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Posted 19 February 2006 - 17:42

A bit late in getting back to this thread but the car pictured at PIR (Portland International Raceway, Oregon) is almost certainly not a lotus as someone pointed out. There is a "manufacturer" of Lotus XV replicas based in Portland! Judging by the size of the rivets, the dashboard finish, the gear shift arrangement etc, I would say this is one of those-(fibreglass body)
David B

#24 Charles Helps

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Posted 20 February 2006 - 12:02

Originally posted by David Beard
The other Eleven I was thinking about was that of Mike Anthony. He installed a Bristol engine at a very inclined angle, I understand. He sold the car without the engine, but its subsequent history seems to be unknown.....

From a report by Graham Capel on Mike Anthony's talk at the Club Lotus Avon area at the Compass Inn, Tormarton (jn 18 of the M4), 5th December 1995 reported in the Historic Lotus Register's magazine, Easter 1996:
After Mark Lund was killed testing for Aston Martin, Mike lost some enthusiasm for Motor Racing. The Lotus was stripped of its Bristol engine and De Dion rear axle. These were replaced with Ford 1172 equipment and RUF 100 was sold to South Africa.

This was the car which travelled to races on the converted Standard transporter.
Any comments from South African TNFers?

#25 Bill Colson

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Posted 20 February 2006 - 15:35

Post 12 is definitely Barry Bates' ex-Coombs Mark 15, chassis no. 609.
Post 13 is the ex-Roy Pierpoint/George Dixon Mark 15, no. 622-3, now resident in USA.
Post 17 is almost correct. 608 was an entirely different car to 626 and was scrapped after its December, 1958 crash. It's number was used 'for Custom's purposes', in getting the new 626-3 into Australia. The only commonality between the two cars was the owner.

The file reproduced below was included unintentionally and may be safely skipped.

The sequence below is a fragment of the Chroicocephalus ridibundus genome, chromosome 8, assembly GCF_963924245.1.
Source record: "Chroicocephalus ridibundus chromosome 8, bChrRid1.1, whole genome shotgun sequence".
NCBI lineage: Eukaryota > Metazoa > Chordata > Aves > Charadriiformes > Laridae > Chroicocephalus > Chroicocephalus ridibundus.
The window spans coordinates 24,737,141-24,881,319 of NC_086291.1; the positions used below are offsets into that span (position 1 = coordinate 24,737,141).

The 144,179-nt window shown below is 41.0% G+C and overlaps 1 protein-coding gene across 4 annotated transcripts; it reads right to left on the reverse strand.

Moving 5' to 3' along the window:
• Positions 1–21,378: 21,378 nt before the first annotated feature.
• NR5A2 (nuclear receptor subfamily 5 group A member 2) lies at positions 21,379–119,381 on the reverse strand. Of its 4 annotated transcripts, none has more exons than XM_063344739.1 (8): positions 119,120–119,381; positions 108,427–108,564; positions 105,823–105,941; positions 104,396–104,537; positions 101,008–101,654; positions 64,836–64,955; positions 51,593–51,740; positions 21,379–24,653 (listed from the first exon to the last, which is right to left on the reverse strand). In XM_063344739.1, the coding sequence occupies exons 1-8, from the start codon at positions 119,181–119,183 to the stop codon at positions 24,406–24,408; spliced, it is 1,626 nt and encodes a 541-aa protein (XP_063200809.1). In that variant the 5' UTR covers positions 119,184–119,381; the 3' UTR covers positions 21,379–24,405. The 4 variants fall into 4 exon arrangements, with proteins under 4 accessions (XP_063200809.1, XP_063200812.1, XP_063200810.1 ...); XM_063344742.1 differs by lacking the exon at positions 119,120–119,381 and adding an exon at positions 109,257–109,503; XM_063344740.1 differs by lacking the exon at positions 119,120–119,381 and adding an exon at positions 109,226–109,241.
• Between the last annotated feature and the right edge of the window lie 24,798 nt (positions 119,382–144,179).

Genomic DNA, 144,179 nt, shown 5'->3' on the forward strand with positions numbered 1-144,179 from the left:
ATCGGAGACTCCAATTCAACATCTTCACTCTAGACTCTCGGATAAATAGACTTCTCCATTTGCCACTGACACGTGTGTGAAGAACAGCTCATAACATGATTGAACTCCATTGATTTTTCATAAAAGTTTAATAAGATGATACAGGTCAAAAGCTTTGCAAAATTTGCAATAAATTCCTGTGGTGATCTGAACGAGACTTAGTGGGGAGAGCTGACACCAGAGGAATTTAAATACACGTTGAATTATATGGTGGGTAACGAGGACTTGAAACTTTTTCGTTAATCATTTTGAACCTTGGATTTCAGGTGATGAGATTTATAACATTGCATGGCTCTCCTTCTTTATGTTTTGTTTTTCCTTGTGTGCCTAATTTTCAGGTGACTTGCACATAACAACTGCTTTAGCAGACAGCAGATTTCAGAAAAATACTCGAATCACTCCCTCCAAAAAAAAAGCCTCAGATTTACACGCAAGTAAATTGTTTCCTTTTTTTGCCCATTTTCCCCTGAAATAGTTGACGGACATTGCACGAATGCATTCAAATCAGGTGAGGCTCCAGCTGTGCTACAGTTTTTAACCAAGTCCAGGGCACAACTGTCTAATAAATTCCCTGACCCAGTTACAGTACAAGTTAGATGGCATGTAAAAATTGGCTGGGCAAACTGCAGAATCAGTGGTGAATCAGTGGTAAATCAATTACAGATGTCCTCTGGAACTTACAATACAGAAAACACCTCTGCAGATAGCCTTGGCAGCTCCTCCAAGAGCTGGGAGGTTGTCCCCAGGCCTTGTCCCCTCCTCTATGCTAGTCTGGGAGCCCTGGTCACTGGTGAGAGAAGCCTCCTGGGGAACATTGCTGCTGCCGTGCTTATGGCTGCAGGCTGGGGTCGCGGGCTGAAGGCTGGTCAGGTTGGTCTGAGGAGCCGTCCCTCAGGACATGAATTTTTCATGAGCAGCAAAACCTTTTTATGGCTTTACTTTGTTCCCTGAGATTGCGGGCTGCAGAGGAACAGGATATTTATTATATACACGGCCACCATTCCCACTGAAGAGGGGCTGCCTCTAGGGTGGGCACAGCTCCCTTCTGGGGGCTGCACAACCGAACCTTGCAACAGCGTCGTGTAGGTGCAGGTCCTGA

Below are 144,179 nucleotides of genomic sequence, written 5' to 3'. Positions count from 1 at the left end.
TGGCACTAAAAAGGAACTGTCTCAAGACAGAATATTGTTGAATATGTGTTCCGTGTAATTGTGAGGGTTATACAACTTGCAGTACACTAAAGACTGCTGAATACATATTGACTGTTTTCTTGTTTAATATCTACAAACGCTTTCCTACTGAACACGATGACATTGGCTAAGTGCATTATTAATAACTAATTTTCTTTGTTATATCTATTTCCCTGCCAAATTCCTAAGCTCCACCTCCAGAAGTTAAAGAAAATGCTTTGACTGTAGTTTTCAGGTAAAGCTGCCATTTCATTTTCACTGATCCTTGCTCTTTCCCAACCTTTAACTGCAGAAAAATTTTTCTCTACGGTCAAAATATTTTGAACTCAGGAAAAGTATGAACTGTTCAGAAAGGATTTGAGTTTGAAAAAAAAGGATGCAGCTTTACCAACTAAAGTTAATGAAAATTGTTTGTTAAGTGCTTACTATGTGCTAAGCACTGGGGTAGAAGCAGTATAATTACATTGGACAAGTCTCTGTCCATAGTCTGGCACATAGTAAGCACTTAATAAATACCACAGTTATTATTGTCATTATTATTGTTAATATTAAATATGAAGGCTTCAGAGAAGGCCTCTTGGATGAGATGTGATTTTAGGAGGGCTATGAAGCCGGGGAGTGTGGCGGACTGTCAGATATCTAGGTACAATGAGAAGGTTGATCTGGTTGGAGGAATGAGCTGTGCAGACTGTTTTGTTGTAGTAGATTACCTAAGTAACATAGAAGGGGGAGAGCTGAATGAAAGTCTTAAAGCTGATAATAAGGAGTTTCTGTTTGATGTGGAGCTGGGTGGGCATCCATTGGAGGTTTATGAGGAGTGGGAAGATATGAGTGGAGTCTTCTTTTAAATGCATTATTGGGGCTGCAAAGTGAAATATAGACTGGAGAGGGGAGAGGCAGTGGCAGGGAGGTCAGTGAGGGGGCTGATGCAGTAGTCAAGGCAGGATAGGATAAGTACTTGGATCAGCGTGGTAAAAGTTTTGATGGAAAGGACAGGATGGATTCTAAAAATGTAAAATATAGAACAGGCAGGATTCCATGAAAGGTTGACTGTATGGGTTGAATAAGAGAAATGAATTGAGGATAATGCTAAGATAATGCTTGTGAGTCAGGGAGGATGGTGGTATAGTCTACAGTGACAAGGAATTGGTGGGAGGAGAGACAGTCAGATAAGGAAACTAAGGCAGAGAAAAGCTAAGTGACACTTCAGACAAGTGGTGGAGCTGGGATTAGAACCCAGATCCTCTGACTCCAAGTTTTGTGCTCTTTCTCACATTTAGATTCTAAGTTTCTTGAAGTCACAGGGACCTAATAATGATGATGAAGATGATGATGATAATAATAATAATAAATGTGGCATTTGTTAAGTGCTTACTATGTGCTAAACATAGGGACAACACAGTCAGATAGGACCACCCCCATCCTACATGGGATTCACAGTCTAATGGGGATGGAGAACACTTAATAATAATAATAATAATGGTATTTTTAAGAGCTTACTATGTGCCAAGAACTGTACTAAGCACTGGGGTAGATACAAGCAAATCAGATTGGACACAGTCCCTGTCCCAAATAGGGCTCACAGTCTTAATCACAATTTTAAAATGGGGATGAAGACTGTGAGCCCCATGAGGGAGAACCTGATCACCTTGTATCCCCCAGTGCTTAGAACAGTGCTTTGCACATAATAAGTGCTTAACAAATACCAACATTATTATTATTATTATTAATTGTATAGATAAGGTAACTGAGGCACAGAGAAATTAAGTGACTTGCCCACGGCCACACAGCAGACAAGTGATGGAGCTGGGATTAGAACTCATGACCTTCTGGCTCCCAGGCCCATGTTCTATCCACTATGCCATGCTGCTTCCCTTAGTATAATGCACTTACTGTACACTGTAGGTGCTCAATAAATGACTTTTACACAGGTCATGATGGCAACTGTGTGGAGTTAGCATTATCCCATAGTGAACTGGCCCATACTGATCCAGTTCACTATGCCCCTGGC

#26 David Birchall

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Posted 21 February 2006 - 03:14

Originally posted by Bill Colson
Post 12 is definitely Barry Bates' ex-Coombs Mark 15, chassis no. 609.
Post 13 is the ex-Roy Pierpoint/George Dixon Mark 15, no. 622-3, now resident in USA.
Post 17 is almost correct. 608 was an entirely different car to 626 and was scrapped after its December, 1958 crash. It's number was used 'for Custom's purposes', in getting the new 626-3 into Australia. The only commonality between the two cars was the owner.


So There!! :blush:

#27 Ted Walker

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Posted 21 February 2006 - 07:35

Can the title of this thread now be called "lost lotus elevens and fifteens"

#28 Stephen W

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Posted 21 February 2006 - 09:51

Originally posted by Ted Walker
Can the title of this thread now be called "lost lotus elevens and fifteens"


Surely that would be lost Lotus 26s!

:rotfl: :lol: :rotfl:

#29 David Beard

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Posted 21 February 2006 - 20:57

Originally posted by Stephen W


Surely that would be lost Lotus 26s!

:rotfl: :lol: :rotfl:


If you mean 26R, certainly not. There are more of those in existence than there should be, as well you know, Steve ;)

#30 275 GTB-4

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Posted 22 February 2006 - 10:24